With warm, sunny weather forecast, the authorities worry that could prove challenging, even in a country with a penchant for following the rules.
Even after Japan declared a state of emergency to fight the coronavirus pandemic in its largest population centers earlier this week, the central government is urging governors to wait two weeks to ask businesses to close for fear of damaging the economy.
Prime Minister Shinzo Abe officially announced the emergency declarations earlier this week for seven prefectures that include Tokyo, Kobe, Osaka and Yokohama and represent a population of 56.1 million people. The government does not have the legal power to issue stay-at-home orders or compel businesses to close, but governors can request that businesses suspend operations to help contain the spread of infection.
While some of the governors want to ask businesses to close now, the central government wants them to wait to see if individual citizens will flatten the curve of infections by refraining from going outside and working from home. On Thursday, the health ministry announced 511 newly confirmed cases — a 46 percent jump over a day earlier.
One municipality is taking matters into its own hands. Gotemba, a city of about 88,000 in the foothills of Mount Fuji, is offering owners of businesses such as bars and nightclubs a maximum of 1 million yen (about $9,200) in compensation for closing between April 16 and 30.
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In Dubai, the largest and most cosmopolitan of the United Arab Emirates, the large foreign population can now have alcohol delivered to the home even as the city has frozen in place to halt the spread of a coronavirus outbreak.
Allowing alcohol deliveries in Dubai during the pandemic may be surprising to some, since drinking is illegal in the neighboring emirate of Sharjah and the nations of Iran, Kuwait and Saudi Arabia.
But in normal times, Dubai residents can sip at cocktail lounges or soak themselves at Champagne brunches, perhaps the most visible compromise the emirate has made between its Muslim identity and its many expatriate workers and tourists. Foreigners drive cabs, pick up the garbage, run restaurants and power the other industries that make Dubai a global business hub and tourist destination, leading to looser restrictions on behavior than in many of its neighbors.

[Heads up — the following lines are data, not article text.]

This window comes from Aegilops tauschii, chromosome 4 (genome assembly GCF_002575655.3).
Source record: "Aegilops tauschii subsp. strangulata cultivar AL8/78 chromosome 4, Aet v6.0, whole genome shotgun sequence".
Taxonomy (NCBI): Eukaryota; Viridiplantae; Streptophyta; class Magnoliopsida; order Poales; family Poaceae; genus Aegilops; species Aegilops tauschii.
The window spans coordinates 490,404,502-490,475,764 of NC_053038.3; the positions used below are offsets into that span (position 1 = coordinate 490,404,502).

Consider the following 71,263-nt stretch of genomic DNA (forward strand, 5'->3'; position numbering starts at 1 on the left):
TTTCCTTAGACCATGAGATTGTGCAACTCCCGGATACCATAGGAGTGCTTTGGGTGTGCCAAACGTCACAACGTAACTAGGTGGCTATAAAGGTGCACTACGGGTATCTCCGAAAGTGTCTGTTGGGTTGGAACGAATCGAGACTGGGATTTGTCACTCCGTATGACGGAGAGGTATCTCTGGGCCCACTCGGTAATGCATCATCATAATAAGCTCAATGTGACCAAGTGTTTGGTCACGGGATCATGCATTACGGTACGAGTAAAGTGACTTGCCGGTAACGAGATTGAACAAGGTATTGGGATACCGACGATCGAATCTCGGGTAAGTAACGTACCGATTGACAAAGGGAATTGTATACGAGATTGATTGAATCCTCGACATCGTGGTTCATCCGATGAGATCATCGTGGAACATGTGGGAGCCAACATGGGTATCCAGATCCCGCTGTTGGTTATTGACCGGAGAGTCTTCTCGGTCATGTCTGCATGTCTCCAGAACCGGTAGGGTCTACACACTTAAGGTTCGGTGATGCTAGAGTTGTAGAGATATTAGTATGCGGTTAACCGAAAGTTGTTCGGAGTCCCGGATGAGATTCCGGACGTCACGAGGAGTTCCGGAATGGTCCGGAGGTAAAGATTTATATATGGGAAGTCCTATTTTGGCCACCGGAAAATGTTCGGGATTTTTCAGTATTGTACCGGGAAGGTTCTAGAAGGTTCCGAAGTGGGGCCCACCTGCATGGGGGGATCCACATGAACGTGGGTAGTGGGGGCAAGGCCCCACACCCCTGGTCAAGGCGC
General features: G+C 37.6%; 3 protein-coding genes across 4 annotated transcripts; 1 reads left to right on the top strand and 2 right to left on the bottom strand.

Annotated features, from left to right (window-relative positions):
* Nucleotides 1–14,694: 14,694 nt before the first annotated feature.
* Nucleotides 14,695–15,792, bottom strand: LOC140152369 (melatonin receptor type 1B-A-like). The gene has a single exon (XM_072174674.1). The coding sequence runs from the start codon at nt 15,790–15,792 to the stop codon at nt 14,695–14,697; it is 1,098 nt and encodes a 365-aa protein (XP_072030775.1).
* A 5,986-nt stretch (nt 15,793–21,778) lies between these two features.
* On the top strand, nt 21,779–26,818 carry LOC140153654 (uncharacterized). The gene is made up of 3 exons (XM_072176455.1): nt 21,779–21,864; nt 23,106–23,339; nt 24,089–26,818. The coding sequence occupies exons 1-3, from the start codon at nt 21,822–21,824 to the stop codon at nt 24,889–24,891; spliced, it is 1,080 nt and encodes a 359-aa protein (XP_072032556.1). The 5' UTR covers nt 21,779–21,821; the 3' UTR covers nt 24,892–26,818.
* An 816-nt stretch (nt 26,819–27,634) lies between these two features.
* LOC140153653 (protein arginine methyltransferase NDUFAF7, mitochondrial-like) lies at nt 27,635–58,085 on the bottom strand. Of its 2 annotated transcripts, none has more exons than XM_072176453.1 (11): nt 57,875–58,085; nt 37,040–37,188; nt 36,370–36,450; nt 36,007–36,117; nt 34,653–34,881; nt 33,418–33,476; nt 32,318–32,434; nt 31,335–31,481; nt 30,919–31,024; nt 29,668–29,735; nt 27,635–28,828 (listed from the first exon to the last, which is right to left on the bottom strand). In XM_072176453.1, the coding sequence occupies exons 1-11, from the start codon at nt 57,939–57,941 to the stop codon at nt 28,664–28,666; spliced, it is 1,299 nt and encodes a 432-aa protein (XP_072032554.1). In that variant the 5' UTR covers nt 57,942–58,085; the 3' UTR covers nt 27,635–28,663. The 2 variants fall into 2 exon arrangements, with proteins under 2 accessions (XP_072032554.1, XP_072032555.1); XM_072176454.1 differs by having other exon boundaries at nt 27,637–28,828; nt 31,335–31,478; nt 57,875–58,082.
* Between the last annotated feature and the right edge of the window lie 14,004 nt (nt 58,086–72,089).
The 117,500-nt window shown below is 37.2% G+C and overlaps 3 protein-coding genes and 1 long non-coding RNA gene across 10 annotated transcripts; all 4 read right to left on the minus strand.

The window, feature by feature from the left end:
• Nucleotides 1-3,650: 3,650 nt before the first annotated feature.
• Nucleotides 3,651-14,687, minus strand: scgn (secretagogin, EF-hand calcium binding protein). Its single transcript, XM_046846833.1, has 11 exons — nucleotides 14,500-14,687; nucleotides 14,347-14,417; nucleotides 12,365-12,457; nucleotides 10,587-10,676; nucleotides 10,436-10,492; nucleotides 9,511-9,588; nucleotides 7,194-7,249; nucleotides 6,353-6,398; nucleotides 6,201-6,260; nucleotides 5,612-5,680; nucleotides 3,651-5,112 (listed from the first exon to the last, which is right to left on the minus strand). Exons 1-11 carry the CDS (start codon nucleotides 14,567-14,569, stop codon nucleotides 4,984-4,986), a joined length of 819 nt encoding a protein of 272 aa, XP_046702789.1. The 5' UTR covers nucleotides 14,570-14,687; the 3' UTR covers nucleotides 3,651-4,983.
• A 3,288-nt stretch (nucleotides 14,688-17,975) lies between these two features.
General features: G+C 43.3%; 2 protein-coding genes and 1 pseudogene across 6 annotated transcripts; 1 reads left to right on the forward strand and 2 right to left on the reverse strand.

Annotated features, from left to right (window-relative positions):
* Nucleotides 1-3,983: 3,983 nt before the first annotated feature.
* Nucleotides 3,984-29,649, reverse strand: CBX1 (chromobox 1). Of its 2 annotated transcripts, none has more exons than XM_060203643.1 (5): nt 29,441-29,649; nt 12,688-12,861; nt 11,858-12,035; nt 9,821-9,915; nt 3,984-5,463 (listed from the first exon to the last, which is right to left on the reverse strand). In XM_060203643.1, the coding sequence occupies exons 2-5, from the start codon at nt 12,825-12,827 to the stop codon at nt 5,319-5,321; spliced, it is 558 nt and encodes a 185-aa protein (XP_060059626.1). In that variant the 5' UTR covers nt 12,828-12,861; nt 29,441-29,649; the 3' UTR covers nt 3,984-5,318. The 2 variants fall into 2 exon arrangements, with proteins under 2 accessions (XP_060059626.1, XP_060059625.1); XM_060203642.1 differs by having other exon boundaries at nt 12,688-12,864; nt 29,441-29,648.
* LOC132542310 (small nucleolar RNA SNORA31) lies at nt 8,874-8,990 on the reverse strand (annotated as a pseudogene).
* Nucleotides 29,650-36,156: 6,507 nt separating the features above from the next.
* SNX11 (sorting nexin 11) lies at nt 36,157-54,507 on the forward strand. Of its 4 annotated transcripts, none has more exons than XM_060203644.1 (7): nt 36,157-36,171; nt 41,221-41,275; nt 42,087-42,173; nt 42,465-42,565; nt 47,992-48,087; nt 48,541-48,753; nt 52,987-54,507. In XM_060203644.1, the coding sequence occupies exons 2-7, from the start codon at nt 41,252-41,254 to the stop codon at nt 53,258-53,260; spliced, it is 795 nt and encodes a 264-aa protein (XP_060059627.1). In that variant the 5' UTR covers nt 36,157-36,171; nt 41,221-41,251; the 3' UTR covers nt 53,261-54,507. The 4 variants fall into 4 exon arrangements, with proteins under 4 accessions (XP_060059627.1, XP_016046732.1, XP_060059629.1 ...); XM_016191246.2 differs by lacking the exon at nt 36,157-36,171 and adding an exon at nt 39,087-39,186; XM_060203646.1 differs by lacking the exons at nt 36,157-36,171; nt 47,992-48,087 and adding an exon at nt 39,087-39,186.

But allowing home deliveries of spirits is new.
Alcohol delivery, now offered via online order by the city’s major alcohol distributors, is a nod to another reality — that of a citywide lockdown, in which only one member of each household is allowed outside at a time for essential trips. Only tourists who can show a foreign passport and residents with an alcohol license, available to non-Muslims over 21, can order the alcohol, which ranges from a $4.36 bottle of Indian blended whiskey to a $780 bottle of California red wine.
The lockdown is being stringently enforced, blending the high-functioning efficiency that has streamlined Dubai’s economy and government authoritarianism that brooks little dissent. People must obtain a police permit online each time they leave home. Everyone must wear masks and gloves outside.
The Dubai police have said they will not hesitate to “name shame,” arrest and even jail people who mock the stay-home measures on social media.
But it was a striking contrast to the policy in Bangkok, where the authorities announced on Thursday that the sale of alcohol would be banned from Friday until April 20 to discourage gatherings next week during Songkran, the Thai New Year. Songkran celebrations, which can attract large crowds, were canceled earlier.
Bangkok, which is under a partial lockdown, is one of more than 10 jurisdictions in Thailand that have enacted some form of alcohol ban in an attempt to slow the spread of the coronavirus.
Reporting was contributed by Matina Stevis-Gridneff, Jane Bradley, Stephen Castle, Abdi Latif Dahir, Vivian Yee, Melissa Eddy, Raphael Minder, Ceylan Yeginsu, Iliana Magra, Richard C. Paddock, Mike Ives, Megan Specia, Yonette Joseph, Kai Schultz, Elaine Yu, Motoko Rich, Hisako Ueno, Makiko Inoue, Rory Smith, Tariq Panja, Livia Albeck-Ripka, Carl Zimmer, James Gorman, Michael Levenson, Dan Barry, Ben Hubbard, Stanley Reed, Clifford Krauss, Andrew E. Kramer, Dionne Searcey, Ruth Maclean, Denise Grady, Katie Thomas, Patrick J. Lyons, Karen Zraick, Richard Pérez-Peña, Mohammed Najib, David M. Halbfinger, Melissa Eddy and Christopher F. Schuetze.